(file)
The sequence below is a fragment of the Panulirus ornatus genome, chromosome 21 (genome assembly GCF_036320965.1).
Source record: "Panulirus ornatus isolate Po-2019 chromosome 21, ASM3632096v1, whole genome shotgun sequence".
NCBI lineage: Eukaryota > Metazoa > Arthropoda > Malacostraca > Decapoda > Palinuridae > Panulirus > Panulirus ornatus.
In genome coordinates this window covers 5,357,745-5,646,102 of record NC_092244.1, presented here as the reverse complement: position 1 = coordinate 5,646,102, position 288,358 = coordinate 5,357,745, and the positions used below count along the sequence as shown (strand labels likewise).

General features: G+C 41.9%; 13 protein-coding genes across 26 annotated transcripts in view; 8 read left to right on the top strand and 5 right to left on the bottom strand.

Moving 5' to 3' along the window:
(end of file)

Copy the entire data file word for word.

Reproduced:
The sequence below is a fragment of the Panulirus ornatus genome, chromosome 21 (genome assembly GCF_036320965.1).
Source record: "Panulirus ornatus isolate Po-2019 chromosome 21, ASM3632096v1, whole genome shotgun sequence".
NCBI lineage: Eukaryota > Metazoa > Arthropoda > Malacostraca > Decapoda > Palinuridae > Panulirus > Panulirus ornatus.
In genome coordinates this window covers 5,357,745-5,646,102 of record NC_092244.1, presented here as the reverse complement: position 1 = coordinate 5,646,102, position 288,358 = coordinate 5,357,745, and the positions used below count along the sequence as shown (strand labels likewise).

General features: G+C 41.9%; 13 protein-coding genes across 26 annotated transcripts in view; 8 read left to right on the top strand and 5 right to left on the bottom strand.

Moving 5' to 3' along the window: